In this continuing series, we will be featuring excerpts from You're Hired! covering topics such as pronunciation, speech, accent, email, interpersonal communication and professional etiquette. Get useful interview tips at Nasha's blog: http://nashafitter.rediffiland.com. So if you need help with your job search and career, watch this space!


Image: Cover: You're Hired!

     Next

How to answer specific interview questions

Prev     Next
Prev

Next

Let's go over some common interview questions and how you can best answer them.

Can you tell us about yourself?
This is a very, very important question. Although it seems easy and straightforward, most people mess up the interview at this very question. This question gives you the opportunity to quickly differentiate yourself from the other candidates. No interviewer wants to hear you list your academic or other qualifications. But at the same time it is important that you talk about yourself in relation to the things mentioned in your resume. How do you do this? Here is a trick that usually works. Say something interesting about yourself:

'I am an assertive and ambitious person.' Then, link this quality to a work or academic experience. Make sure the example is a quick one: [In the pic alongside]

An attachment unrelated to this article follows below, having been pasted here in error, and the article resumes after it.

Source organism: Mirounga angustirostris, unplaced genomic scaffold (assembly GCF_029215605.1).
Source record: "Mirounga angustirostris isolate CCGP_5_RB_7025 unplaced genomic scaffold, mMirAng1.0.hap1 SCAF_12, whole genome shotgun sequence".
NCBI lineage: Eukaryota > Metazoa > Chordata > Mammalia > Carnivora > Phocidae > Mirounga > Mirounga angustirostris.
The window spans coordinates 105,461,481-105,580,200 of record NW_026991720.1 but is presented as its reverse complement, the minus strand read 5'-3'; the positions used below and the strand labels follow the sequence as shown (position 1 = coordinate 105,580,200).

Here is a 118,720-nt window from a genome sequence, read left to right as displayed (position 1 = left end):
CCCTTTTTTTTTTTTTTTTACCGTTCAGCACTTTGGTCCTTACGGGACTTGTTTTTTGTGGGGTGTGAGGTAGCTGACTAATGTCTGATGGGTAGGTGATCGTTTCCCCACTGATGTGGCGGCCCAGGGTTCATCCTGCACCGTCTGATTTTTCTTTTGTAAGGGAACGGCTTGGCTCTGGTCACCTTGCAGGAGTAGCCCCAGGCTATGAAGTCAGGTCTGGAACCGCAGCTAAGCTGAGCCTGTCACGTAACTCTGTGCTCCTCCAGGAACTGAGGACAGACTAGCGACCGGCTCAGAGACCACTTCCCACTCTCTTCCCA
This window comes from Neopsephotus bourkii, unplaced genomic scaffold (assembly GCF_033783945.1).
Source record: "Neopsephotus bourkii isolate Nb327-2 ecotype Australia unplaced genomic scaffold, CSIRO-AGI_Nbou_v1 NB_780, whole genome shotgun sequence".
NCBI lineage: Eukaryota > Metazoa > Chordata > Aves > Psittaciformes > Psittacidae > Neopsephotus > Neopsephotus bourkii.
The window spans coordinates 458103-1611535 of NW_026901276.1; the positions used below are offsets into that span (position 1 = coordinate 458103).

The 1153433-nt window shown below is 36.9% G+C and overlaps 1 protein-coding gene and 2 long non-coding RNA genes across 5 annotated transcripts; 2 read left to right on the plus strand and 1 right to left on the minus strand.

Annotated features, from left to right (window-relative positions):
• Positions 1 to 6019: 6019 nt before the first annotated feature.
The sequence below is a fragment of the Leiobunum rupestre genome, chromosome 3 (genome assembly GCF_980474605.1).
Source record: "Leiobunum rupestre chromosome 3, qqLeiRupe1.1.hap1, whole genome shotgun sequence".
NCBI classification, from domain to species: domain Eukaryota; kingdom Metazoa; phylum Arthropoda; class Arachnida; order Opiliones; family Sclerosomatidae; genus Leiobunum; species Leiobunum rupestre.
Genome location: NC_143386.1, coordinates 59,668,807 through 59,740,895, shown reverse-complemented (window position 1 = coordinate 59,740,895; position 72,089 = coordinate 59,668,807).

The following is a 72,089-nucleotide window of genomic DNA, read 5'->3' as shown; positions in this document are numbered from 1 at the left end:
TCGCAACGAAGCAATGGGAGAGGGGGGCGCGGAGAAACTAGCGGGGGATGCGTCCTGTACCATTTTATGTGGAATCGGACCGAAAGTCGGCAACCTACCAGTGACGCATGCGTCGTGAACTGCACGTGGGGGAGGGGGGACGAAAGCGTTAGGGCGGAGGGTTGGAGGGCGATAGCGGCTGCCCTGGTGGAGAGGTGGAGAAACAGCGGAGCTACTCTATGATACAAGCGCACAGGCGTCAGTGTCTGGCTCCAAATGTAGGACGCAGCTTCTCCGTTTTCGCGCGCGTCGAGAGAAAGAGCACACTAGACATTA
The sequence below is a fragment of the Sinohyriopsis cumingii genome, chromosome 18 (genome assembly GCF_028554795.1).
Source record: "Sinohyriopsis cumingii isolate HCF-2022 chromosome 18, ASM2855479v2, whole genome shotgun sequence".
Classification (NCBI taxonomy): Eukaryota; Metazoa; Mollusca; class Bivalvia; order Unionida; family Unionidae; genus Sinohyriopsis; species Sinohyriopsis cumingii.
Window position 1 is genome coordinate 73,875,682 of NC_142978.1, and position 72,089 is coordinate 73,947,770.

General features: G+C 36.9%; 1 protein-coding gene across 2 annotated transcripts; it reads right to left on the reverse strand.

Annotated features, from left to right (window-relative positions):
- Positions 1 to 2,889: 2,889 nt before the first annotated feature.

As you can see, you have accomplished two things. One, you have given the interviewer an insight into your personality. Two, you have talked about something on your resum but in a way that your interviewer will remember.

It is very important that you make sure the example you give is quick and to the point. Don't go on narrating a long story about yourself. You need to have crisp, concise examples prepared before walking into an interview.

If you can't think of an example for a certain quality, you need to pick another quality. No interviewer will remember what you said unless you give them an example. Hard evidence will make you stand out from other people.

This process can be tiring. It is difficult to introspect and come up with actual examples. It is very easy to say, 'I am a giving person.'

But it is when you have to think of actual experiences to back up this statement that things can get difficult. However, introspecting and learning about yourself is an important part of this process. Sit down and seriously analyse your past actions, your accomplishments, or the skills that you have developed.

Excerpted from You're Hired! (Rs 199) by Nasha Fitter with the permission of publishers Penguin Books.

In this continuing series, we will be featuring excerpts from You're Hired! covering topics such as pronunciation, speech, accent, email, interpersonal communication and professional etiquette. Get useful interview tips at Nasha's blog: http://nashafitter.rediffiland.com. So if you need help with your job search and career, watch this space!